• (RP) IPA: /ˈblaɪndə/
  • (America) IPA: /ˈblaɪndɚ/
  1. comparative form of blind

blinder (plural blinders)

  1. Something that blinds.
    • 1924, Herman Melville, Billy Budd, London: Constable & Co., Chapter 15,
      As it was, innocence was his blinder.
  2. A bag or cloth put over the head of a difficult horse while it is being handled or mounted.
  3. A screen attached to a horse's bridle preventing it from being able to see things to its side.
    • 1969, Kenzaburō Ōe, A Personal Matter, translated by John Nathan, New York: Grove Press, Chapter 5, p. 84,
      From both sides of his head a blackness swiftly grew like blinders on a horse and darkly narrowed his field of vision.
    • 1978 Edward Said, Orientalism, New York: Vinatage, 2003, Chapter 3, Part I, p. 207,
      Orientalism itself, furthermore, was an exclusively male province; like so many professional guilds during the modern period, it viewed itself and its subject matter with sexist blinders.
  4. (British, slang) An exceptional performance.
    He played a blinder this afternoon on the cricket ground.
    • 1992, Glyn Maxwell, "Out of the Rain" in Boys at Twilight: Poems 1990 to 1995, New York: Houghton Mifflin, 2000, p. 91,
      And we asked the blue winger, who in our game / had played what they call a blinder, to help out
  5. (slang) A bout of heavy drinking, a bender.
    • 1985, John Maxton, Hansard, 2 May, 1985, []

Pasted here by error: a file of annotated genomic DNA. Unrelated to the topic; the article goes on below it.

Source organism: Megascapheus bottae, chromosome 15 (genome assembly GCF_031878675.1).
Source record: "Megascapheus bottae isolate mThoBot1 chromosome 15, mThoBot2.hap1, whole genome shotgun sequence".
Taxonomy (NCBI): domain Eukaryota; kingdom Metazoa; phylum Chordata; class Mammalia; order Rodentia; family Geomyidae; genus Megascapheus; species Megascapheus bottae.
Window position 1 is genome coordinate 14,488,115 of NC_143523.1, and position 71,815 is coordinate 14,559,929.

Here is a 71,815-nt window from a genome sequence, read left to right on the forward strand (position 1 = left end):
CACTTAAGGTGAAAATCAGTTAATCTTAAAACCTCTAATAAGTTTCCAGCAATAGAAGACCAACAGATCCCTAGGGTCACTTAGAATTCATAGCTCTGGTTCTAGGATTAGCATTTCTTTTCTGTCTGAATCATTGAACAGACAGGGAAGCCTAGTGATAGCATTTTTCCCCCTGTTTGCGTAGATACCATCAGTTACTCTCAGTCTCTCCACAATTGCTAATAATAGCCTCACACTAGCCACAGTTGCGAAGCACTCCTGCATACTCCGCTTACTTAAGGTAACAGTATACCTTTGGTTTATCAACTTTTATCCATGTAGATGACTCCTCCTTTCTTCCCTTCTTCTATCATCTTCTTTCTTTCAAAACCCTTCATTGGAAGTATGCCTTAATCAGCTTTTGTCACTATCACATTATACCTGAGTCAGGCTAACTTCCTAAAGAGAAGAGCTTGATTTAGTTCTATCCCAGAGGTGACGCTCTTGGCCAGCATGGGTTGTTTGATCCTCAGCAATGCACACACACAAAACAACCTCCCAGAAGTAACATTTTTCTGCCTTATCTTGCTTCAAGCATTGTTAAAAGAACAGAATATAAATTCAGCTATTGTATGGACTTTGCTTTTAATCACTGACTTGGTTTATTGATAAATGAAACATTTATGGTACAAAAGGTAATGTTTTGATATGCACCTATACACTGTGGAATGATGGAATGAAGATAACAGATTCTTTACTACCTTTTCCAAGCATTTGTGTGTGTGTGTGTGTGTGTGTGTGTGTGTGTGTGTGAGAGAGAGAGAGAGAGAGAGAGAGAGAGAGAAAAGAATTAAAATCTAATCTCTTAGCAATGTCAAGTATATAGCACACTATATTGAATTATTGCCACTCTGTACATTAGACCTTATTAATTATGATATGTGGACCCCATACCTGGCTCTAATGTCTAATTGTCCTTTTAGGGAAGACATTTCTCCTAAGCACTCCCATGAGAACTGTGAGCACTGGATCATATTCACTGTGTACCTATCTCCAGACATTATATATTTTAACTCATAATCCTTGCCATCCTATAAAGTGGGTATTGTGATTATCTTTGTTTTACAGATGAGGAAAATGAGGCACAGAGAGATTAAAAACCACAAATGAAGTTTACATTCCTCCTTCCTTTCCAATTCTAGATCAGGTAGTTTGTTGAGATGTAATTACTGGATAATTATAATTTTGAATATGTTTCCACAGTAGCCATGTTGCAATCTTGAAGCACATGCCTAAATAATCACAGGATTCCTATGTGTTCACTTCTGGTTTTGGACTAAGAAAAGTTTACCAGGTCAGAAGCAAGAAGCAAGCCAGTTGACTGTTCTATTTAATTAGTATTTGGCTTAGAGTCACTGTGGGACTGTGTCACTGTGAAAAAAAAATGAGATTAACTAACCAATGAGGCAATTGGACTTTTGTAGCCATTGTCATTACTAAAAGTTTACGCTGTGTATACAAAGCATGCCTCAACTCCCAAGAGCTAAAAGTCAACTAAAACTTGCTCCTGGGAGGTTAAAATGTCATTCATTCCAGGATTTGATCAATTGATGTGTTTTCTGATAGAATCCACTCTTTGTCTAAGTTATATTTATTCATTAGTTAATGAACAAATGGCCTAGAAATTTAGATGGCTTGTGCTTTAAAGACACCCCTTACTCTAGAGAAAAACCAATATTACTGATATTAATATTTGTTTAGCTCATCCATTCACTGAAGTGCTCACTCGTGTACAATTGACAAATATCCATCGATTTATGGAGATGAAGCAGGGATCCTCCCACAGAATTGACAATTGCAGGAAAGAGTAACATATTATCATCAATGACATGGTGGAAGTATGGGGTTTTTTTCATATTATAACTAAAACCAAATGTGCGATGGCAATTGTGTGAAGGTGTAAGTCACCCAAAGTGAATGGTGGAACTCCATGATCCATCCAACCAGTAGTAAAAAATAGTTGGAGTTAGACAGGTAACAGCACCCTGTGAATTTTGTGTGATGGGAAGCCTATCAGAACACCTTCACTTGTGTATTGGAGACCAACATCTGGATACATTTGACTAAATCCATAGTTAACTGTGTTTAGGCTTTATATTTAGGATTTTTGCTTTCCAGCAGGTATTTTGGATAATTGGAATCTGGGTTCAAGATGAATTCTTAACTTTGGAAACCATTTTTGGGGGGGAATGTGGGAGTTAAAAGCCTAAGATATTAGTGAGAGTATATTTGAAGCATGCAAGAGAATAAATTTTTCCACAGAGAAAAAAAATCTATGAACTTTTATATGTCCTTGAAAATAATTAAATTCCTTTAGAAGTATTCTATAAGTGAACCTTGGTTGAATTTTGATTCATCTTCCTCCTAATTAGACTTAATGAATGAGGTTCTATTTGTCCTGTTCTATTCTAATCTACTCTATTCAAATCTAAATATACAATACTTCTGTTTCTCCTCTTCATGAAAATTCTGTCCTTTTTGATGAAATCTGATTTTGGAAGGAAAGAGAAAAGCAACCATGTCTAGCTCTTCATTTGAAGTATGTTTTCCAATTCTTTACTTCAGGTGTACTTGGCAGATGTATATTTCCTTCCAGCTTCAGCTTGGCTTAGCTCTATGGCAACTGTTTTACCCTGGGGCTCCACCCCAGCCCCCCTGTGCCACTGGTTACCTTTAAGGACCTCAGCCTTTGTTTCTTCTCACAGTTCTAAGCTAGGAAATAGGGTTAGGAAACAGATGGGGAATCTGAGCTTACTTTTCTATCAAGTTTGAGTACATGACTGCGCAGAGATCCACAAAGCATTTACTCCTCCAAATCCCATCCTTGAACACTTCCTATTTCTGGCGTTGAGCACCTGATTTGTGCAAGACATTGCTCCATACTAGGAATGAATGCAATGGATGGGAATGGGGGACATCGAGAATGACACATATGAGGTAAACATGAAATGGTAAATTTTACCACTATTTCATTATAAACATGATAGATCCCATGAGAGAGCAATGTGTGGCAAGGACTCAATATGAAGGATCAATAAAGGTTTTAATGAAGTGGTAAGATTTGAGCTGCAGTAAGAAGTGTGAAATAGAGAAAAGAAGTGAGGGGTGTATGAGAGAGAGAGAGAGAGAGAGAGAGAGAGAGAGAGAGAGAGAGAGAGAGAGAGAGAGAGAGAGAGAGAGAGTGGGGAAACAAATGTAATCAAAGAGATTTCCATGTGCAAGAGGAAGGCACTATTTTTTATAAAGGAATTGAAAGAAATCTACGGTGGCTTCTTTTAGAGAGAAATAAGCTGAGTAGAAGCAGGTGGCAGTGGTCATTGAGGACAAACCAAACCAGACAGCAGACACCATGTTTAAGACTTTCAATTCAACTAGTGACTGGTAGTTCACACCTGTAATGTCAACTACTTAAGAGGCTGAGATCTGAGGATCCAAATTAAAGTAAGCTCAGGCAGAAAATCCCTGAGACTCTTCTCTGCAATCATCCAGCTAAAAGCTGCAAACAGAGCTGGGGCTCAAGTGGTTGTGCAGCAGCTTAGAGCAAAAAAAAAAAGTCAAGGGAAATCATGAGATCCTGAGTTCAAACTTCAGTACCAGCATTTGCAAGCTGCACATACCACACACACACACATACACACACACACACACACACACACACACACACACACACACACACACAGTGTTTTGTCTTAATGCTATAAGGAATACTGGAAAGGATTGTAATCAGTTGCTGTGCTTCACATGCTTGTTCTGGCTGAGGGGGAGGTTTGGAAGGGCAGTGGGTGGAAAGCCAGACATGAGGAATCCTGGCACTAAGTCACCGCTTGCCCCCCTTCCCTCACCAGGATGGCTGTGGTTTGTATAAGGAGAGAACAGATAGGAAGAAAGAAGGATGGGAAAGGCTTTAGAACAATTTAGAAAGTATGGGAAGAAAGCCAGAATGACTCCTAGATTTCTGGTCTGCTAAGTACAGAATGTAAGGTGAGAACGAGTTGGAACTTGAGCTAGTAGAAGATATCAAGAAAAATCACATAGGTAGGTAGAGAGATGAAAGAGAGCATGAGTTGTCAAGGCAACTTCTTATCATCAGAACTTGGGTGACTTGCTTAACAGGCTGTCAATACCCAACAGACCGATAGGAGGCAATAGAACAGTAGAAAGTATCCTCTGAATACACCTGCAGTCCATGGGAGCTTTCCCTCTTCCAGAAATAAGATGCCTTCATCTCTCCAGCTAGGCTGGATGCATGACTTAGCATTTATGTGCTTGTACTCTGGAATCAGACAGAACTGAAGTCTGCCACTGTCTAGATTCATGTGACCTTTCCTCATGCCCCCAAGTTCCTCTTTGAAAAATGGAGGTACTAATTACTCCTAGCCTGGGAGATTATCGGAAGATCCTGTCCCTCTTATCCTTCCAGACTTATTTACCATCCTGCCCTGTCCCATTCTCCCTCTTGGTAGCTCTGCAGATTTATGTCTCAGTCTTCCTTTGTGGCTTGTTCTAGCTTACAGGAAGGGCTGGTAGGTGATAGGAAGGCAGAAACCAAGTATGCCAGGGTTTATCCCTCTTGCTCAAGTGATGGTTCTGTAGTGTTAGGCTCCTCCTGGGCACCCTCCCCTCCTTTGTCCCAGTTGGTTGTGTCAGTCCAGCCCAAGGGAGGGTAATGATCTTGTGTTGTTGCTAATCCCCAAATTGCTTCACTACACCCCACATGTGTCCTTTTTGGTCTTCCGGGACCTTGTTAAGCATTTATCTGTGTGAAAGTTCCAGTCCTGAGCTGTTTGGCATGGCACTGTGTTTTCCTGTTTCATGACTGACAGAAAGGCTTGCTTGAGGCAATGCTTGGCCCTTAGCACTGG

If a man goes out on a blinder, he might be charged with being drunk and incapable and therefore have a criminal record, although he is an honourable man.
Synonyms Translations Verb

blinder (blinders, present participle blindering; past and past participle blindered)

  1. (transitive) To fit (a horse) with blinders.
  2. (transitive, figurative, by extension) To obstruct the vision of.
    • 1958, Sylvia Plath, "Above the Oxbow" in The Collected Poems, New York: Harper & Row, p. 88,
      […] We climb in hopes / Of such seeing up the leaf-shuttered escarpments, / Blindered by green, under a green-grained sky
    • 1986, Tessa Albert Warschaw, Rich is Better: How Women Can Bridge the Gap Between Wanting and Having It All — Financially, Emotionally, Professionally, Penguin, p. 248,
      They think they're being focussed when they're really just blindering their eyes, as a farmer would a plough horse, to ways of getting to their goal faster.

This text is extracted from the Wiktionary and it is available under the CC BY-SA 3.0 license | Terms and conditions | Privacy policy 0.023
Offline English dictionary